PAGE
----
This volume consists of two quite different sets of articles: the reflections of published authors and poets on their position as writers in a minority language, and scholarly articles on various topics related to the overall theme. The majority of the contributions deal with Basque literature, although there are also essays on Catalan culture, as well as a couple of more general reflections on the place of minority literatures within the teaching of Hispanic Studies. Unusually, the volume also contains an essay on Spanish-language writers from Equatorial Guinea. The introduction, by the editor Mari Jose Olaziregi, is relatively brief and confines itself to tracing in broad brush-strokes the issues faced by minority literatures: their “in-between-ness;” writing as a political act; bilingualism and the global dominance of English; the role of translation; and the difficulty of finding a place on the world stage. These themes recur frequently in the various contributions, although there has been no attempt to gather the essays together in order to highlight the connections. Instead, articles are arranged alphabetically within the two different sections. While many stand quite happily on their own, perhaps an opportunity has been missed to deepen the theoretical contribution of the collection. The first section contains the personal and professional reflections of six Basque writers: Aurelia Arcocha, Rikardo Arregi Diaz de Heredia, Bernardo Atxaga, Mariasun Landa, Miren Agur Meabe and Iban Zaldua. Some of these pieces have significant autobiographical elements while others concentrate more on practical or political considerations. Bernardo Atxaga, whose contribution is one of the more sophisticated in this section, asks various “philosophical” questions about why Basque—and writing in it—may or may not be important. His main concern is not with individual writers but with literary institutions, which need to be sizeable and dynamic in order to survive. For an individual work, translation into a majority language is often (rightly, in his view) the answer to marginalization within the global literary scene, but Basque literature as an institution clearly must depend on a solid core of work in Basque, which in turn means having a critical mass of readers. Two other essays in this section stand out as particularly interesting. The poet Rikardo Arregi begins his piece with a contemplation of his own complex identity, which has left him with the sensation of being simultaneously anyone and nobody (43). As a writer too, he finds himself engaged in “a permanent exercise in building ‘I’s” (47). Writer and academic Iban Zaldua structures his piece around “Eight Crucial Decisions (A Basque Writer is Obliged to Face),” which include which language to write in, whether or not to take an overtly nationalist stance and/or to write about “the Basque conflict,” and—interestingly—whether to engage with Basque literary tradition, given its poverty up to as late as the 1960s (101). Zaldua agrees with Ramon Saizarbitoria, whom he quotes as saying that before that point Basque literary tradition was “boring and tiresome” (102), and advocates that contemporary Basque literature be defended and validated in its place. Some of the other contributions in this section are less polished and give the impression of not having been worked up very much from an original conference paper, although they still contain interesting autobiographical and cultural insights. The second (longer) section consists of ten essays on the general theme of minority literatures, many of them by well-known and established academics. Both L. Elena Delgado and Joan Ramon Resina discuss issues relating to research and teaching on minority literatures within the academic discipline of Hispanic Studies. Teresa M. Vilarós-Soler provides one of the contributions on Catalan literature, a very interesting piece on Salvador Espriu and how we might read the Jewish/Marrano resonances in his work. Xavier Pla’s essay on Josep Pla, on the other hand, is somewhat short and superficial. It has two parts: an introduction in which he argues (on the basis of observations concerning the vitality and openness of Catalan culture that could have been more critically deployed) that Catalan culture cannot be described as a “satellite” culture as T.S. Eliot defined it in Notes Towards the Definition of Culture; followed by some reflections on Josep Pla’s vision of the relationship between language, literature, localism and universality. Nerea Arruti provides one of the most wide-ranging and well-written of the contributions in this section: “On the Lightness of Being: The Conflict of Belonging in Basque Literature.” In it, she discusses various writers’ responses to the “elephant in the sitting room” of Basque violence (116), as well as making reference to Medem’s documentary La pelota vasca. Her discussion highlights the complexity of the symbolism they use, as well as their propensity to “shift from familiar to treacherous territory,” as a way of performing a “balancing act” between the weighty elephant of reality and the ungrounded lightness and freedom of literary expression (128). Other contributions deal with travel writing in Spain since 1780 (Luis Fernández Cifuentes), globalization and postnationalism in literature (Annabel Martín), an analysis of Bernardo Atxaga’s work using translation theory (Mario Santana) and a comparison of the theme of memory in Atxaga and Carme Riera (Alfredo J. Sosa-Velasco). Michael Ugarte’s chapter on Equatorial Guinea is perhaps the most unusual topic in the collection, and given its unfamiliarity to many readers it might have been a good idea to include some more basic contextual information on the persisting cultural links with Spain (or the lack of them). Nevertheless, the essay provides a fitting end to the volume as it opens up new perspectives on old questions. This book should certainly be of interest to scholars of minority literatures in the Iberian context (although essays on Galician culture are conspicuous by their absence). It is good to see writers’ and academics’ perspectives together in one volume, even though the way the collection is structured maintains a separation between them, and many of the contributions in both sections are stimulating and well written.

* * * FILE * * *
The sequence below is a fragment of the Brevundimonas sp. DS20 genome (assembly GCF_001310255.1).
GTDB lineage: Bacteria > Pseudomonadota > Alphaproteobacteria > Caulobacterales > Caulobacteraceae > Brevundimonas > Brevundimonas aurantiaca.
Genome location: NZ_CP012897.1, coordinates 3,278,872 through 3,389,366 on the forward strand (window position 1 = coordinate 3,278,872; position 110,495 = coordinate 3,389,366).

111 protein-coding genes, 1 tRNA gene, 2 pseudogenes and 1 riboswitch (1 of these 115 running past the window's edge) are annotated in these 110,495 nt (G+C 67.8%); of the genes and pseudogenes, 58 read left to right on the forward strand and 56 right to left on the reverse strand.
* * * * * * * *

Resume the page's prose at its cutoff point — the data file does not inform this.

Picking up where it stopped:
—Kathryn Crameri
University of Sydney